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Do You Have a Job Search Strategy?

Memories of the Big Top

When I was a kid I used to love the circus act of plate spinning – all those plates and only one person keeping them afloat! The beauty of it, of course, is the efficiency of only re-spinning the plate when it starts to slow down.

The Analogy for Job Search

As I was in the middle of a recent job transition, plate spinning struck me as a compelling analogy for job search. So I started to think about plate spinning as it related to my own efforts to find that perfect next position. In the analogy, each plate represents the different sources of information or resources used to network ( I call them micro networks). How many plates was I spinning and how often was I going back to each one?

How Was I Doing?

After a quick review, I found that I had too few plates spinning and was re-spinning the same ones way too often. Sound familiar? I was inefficient by definition! I also found that I had my favorite plates, many of which were really fun to spin but were either not very effective or didn’t respond to extra spinning. Here were my core plates: recruiters, job search engines, and on-line networking groups.

Compelled by Instant Gratification

If you are like me at all, you love sites like Linkedin®, The Ladders®, Monster® and RiteSite®. The visits are highly rewarding for those of us who need immediate gratification. They also play a clear and important role in maintaining a wide scope in your search effort. The reality is that there are many more plates out there to spin. And, as you might expect, each has its own value.

Tough Times Call for a New Strategy

Being out of work in an uncertain economy can be stressful and frustrating. Being out of work without a strategy is just downright silly yet most people I met who were in transition did not have a specific plan. There was outward confidence, activity, pride, but often not much else. So what does a job search strategy look like and how do I get one?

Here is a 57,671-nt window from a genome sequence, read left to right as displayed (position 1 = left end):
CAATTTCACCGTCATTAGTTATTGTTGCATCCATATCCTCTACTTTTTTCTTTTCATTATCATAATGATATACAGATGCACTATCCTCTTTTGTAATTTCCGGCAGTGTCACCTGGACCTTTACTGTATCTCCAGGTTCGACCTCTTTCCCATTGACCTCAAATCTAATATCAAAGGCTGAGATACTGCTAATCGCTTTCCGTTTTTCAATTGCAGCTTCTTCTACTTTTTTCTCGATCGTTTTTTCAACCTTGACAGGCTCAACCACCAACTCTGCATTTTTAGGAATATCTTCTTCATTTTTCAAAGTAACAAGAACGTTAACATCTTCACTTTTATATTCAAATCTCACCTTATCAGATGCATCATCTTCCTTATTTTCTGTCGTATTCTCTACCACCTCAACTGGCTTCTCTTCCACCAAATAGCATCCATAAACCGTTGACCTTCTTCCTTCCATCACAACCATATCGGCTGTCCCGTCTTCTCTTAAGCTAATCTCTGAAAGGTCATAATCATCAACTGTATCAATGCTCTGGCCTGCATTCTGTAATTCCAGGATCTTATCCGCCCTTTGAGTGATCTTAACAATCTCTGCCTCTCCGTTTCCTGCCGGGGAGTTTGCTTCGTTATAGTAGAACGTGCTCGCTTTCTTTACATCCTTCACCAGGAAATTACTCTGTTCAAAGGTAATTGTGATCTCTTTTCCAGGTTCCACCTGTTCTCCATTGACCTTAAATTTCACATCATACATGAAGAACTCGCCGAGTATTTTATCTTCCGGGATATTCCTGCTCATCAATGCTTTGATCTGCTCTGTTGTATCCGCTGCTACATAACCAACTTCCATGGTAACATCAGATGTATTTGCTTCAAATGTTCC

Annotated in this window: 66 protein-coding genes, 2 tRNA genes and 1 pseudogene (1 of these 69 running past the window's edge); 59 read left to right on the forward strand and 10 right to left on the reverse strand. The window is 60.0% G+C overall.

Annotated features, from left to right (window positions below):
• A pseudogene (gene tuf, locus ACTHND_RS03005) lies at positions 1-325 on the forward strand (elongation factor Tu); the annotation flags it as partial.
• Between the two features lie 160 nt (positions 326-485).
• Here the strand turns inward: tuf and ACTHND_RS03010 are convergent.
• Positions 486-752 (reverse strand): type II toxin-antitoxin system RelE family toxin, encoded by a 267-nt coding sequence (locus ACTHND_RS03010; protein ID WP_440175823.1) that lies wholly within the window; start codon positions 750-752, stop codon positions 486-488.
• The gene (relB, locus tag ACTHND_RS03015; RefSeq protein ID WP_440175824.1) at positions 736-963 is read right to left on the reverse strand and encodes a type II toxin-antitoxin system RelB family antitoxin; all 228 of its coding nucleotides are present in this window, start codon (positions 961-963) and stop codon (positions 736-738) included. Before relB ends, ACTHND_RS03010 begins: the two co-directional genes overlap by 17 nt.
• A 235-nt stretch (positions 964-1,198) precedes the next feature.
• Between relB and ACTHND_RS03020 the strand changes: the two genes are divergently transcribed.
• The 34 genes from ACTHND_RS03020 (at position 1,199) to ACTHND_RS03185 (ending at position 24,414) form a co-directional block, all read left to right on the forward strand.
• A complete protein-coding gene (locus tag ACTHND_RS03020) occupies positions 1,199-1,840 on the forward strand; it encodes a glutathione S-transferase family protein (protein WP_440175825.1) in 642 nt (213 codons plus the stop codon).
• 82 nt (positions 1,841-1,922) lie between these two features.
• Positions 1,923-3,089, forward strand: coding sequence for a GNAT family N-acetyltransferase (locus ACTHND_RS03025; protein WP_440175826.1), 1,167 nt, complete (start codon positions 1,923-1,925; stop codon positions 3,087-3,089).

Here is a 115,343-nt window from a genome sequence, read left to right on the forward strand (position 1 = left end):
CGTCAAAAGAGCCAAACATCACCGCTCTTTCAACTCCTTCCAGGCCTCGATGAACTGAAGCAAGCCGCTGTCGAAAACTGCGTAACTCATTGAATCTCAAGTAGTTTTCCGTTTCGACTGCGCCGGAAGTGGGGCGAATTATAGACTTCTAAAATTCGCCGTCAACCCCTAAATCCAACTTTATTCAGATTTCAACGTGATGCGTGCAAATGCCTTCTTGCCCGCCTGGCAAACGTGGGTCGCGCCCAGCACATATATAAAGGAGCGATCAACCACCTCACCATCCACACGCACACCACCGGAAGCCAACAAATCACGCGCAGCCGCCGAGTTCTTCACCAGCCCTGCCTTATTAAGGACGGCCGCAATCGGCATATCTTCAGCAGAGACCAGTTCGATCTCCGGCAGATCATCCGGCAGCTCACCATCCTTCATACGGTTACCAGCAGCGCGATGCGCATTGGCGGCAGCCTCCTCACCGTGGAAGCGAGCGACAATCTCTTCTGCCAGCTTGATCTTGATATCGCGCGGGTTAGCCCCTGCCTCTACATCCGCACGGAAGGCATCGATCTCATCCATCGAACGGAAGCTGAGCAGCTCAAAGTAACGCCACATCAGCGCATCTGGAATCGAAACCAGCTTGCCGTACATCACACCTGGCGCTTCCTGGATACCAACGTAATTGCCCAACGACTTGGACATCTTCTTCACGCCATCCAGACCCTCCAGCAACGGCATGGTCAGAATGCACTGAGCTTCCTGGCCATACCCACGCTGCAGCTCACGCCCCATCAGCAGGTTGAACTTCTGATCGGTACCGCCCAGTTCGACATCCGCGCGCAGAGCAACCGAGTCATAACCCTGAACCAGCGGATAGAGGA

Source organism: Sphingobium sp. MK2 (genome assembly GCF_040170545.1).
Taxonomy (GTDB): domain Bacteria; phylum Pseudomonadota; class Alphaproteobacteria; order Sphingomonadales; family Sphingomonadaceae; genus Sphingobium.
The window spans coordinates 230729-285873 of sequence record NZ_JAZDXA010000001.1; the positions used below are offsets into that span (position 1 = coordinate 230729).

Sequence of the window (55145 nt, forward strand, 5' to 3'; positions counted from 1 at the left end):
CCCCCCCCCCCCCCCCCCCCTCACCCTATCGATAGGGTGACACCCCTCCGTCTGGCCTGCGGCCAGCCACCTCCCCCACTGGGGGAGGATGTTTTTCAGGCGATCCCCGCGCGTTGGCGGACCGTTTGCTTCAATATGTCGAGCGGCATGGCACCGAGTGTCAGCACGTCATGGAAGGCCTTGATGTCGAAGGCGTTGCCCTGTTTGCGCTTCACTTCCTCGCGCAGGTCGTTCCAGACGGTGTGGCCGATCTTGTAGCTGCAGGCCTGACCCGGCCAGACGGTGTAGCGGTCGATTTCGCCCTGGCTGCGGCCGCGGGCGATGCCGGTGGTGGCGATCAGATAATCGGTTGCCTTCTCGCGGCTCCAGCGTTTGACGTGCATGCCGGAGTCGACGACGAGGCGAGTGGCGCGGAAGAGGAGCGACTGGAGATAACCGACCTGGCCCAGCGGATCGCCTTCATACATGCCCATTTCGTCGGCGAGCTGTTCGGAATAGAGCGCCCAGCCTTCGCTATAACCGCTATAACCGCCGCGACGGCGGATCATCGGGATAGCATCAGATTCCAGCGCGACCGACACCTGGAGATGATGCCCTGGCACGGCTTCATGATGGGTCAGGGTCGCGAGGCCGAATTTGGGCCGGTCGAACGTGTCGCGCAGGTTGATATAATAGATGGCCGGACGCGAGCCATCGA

Introducing the New Strategy

So what makes sense is a new, efficiency-based job search strategy. It helps place the right efforts against the right resources to maximize the return in job search. Here’s how it works:

1. IDENTIFY your plates

These are basically all of the micro networks that make up your overall network (e.g. a recruiter or an old college friend). By identifying each micro network you can then begin the process of comparing the relative value of each one and how often each should be resourced or “spun”.

2. VALUE your plates

Each plate gets a value based on specific criteria. Once valued, your plates are ranked giving you a real sense of where you should be spending your time.

3. MEASURE your spinning stick

How open is this micro network to helping you? You can do this by measuring your spinning stick. It shows the relative distance between you and your micro network. In plate spinning a shorter stick is less awkward to work with and in this strategy it suggests a closer relationship to your network – one you can tap into more deeply and more often.

4. CHOOSE a spin cycle for each plate

Based on the value and closeness of each network, you can decide how often to spin each plate. Once the analysis is complete you can have confidence in a specific plan to make sure your networks know that you are looking and are reminded about your skills and targets.

5. KEEP a log

Can you remember the last time you e-mailed that recruiter? Do you remember what feedback each of your networks provided last time you spoke? A log tracks every contact with your micro networks allowing you to measure the ongoing value and return as time goes on.

So, ask yourself, do you have a strategy or are you just spinning?

Written by: Tim Tyrell-Smith
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Categories: Finding New Job

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